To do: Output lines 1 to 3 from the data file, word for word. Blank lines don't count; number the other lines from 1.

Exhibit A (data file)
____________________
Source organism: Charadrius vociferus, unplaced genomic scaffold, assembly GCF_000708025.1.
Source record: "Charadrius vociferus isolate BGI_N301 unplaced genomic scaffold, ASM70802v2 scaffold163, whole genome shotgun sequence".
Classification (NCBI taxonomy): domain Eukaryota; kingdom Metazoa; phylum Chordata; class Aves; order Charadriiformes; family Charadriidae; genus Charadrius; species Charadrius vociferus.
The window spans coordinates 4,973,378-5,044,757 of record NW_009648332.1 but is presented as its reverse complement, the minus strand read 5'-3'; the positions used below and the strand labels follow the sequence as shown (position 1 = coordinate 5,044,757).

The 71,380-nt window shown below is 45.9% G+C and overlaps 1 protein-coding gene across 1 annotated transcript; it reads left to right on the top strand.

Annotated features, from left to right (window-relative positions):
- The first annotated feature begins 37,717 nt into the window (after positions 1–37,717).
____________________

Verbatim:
Source organism: Charadrius vociferus, unplaced genomic scaffold, assembly GCF_000708025.1.
Source record: "Charadrius vociferus isolate BGI_N301 unplaced genomic scaffold, ASM70802v2 scaffold163, whole genome shotgun sequence".
Classification (NCBI taxonomy): domain Eukaryota; kingdom Metazoa; phylum Chordata; class Aves; order Charadriiformes; family Charadriidae; genus Charadrius; species Charadrius vociferus.